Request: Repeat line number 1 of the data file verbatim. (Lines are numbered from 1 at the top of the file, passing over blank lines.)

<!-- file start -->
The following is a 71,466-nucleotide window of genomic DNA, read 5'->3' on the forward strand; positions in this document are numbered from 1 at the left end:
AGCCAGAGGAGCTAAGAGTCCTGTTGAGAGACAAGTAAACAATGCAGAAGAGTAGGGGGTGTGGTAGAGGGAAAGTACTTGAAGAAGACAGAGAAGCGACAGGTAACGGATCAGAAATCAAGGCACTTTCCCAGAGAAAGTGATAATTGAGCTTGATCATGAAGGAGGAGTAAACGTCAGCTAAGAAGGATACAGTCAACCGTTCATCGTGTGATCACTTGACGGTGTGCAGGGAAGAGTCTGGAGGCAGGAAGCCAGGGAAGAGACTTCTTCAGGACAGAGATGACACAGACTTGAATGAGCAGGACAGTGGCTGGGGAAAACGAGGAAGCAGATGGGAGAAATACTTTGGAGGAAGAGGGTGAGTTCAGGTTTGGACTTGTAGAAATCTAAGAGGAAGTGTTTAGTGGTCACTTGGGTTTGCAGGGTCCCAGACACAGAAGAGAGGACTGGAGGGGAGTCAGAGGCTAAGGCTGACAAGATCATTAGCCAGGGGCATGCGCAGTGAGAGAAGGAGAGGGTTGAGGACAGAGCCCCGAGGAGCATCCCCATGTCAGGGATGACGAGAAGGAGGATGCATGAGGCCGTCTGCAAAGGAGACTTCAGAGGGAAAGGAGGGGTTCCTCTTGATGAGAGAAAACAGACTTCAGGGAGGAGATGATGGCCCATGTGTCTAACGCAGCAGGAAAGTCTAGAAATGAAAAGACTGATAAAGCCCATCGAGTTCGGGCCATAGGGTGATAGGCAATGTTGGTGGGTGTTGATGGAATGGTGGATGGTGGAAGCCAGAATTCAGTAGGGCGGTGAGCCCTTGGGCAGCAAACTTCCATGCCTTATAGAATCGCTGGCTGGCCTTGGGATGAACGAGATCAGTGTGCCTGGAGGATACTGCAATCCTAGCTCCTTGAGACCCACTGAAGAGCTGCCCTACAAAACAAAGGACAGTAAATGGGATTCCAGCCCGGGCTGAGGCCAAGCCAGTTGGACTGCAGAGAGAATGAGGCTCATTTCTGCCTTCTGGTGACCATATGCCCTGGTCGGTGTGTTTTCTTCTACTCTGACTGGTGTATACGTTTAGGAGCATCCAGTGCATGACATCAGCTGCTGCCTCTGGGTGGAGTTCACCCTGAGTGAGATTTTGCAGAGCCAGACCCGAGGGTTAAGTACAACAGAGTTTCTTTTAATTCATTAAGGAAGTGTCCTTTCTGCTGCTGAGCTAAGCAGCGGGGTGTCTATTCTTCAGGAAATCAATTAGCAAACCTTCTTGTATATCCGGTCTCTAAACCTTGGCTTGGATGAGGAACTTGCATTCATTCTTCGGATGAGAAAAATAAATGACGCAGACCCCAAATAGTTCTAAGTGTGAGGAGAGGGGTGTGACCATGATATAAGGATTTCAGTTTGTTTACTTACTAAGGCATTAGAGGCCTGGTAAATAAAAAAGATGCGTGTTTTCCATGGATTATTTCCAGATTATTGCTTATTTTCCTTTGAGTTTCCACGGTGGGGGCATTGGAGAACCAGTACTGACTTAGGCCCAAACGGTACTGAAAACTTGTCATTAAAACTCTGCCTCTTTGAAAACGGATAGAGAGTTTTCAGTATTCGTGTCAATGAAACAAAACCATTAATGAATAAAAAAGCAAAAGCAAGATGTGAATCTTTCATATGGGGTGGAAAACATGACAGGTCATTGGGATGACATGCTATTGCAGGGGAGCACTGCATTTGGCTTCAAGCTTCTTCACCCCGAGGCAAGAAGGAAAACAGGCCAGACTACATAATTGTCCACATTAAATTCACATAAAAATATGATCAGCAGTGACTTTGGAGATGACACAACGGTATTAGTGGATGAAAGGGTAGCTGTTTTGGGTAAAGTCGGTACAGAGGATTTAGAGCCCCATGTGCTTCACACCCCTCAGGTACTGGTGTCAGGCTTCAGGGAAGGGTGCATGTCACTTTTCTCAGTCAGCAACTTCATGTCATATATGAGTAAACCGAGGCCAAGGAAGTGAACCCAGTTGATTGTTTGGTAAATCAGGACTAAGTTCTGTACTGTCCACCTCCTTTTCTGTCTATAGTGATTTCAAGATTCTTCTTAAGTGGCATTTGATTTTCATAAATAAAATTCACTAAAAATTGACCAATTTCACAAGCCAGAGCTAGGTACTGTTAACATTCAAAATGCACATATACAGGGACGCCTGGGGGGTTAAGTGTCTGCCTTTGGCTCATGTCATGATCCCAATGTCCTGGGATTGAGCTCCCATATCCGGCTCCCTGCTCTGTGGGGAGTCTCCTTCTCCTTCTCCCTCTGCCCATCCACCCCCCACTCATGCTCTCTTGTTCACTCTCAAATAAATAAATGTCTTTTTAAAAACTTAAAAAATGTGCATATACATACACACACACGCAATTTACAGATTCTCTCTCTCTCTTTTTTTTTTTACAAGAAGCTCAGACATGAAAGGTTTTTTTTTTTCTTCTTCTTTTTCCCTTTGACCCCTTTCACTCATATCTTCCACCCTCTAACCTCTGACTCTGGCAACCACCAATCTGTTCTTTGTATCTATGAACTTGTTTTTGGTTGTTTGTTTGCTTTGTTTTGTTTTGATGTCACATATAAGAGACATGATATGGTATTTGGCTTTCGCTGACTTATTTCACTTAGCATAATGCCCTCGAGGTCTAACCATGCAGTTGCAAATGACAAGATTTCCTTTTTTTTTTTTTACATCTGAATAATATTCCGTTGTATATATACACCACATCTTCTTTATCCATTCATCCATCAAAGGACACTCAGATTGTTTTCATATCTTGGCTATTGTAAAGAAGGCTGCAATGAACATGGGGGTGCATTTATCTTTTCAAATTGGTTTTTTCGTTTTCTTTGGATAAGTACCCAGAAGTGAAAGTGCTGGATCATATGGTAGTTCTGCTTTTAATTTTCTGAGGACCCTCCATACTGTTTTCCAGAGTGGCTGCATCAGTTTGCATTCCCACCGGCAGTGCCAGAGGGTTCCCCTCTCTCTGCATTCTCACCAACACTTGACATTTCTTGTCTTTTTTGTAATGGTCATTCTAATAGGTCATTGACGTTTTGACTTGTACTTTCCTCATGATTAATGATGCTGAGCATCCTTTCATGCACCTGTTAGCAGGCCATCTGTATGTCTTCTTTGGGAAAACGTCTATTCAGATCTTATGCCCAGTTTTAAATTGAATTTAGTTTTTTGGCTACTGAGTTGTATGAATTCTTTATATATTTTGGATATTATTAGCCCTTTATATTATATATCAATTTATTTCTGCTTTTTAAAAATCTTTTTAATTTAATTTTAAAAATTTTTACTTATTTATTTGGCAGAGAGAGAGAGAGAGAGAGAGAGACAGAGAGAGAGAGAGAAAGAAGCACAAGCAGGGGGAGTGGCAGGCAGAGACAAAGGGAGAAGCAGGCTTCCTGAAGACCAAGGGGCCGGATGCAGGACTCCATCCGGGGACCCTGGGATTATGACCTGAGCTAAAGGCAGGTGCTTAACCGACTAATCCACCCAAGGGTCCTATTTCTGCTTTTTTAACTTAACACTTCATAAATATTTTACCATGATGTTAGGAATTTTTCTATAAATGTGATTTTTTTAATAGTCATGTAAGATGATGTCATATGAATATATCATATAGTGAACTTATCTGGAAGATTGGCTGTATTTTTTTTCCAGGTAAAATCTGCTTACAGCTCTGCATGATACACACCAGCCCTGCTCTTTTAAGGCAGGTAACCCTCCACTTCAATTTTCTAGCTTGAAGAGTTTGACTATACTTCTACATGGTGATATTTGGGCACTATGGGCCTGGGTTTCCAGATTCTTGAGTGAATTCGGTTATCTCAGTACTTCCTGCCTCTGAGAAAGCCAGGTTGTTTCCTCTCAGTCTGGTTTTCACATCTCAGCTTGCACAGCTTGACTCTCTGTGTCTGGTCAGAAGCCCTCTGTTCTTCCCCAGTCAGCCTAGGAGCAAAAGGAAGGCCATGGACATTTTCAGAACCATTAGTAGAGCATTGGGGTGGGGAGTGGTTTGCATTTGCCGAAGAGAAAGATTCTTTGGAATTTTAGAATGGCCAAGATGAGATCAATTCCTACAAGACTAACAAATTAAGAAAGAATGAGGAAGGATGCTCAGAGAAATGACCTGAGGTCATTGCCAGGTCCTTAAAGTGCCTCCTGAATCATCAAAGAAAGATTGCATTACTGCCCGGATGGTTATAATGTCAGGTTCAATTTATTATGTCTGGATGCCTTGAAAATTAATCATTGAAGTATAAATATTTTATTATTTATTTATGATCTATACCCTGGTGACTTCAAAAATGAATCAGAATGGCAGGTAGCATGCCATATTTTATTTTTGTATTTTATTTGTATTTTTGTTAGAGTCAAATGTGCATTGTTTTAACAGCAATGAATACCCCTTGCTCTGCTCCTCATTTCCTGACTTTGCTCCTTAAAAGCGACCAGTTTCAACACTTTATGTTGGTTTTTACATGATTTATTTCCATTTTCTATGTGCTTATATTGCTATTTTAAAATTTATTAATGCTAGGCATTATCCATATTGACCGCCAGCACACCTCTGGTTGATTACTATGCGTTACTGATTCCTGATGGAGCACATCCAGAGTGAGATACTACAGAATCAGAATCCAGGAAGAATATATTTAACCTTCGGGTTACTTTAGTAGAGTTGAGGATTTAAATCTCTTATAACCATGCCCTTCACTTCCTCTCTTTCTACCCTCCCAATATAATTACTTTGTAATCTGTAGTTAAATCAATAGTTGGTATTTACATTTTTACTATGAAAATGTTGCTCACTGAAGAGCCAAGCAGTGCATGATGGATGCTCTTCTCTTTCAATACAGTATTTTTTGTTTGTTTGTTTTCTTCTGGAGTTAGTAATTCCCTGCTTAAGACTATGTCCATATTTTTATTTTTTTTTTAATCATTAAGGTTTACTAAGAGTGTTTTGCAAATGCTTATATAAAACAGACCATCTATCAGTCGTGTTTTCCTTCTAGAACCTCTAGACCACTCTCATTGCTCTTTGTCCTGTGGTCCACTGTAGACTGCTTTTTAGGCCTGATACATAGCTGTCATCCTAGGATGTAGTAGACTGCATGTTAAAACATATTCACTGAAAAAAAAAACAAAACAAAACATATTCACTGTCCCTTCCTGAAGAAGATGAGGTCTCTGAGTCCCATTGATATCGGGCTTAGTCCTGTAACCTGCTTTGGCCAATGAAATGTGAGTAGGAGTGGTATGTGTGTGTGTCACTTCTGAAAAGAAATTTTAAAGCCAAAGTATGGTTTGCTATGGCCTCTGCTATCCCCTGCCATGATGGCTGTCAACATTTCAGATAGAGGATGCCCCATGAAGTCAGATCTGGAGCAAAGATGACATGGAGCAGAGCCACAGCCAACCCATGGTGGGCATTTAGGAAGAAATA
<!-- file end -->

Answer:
The following is a 71,466-nucleotide window of genomic DNA, read 5'->3' on the forward strand; positions in this document are numbered from 1 at the left end: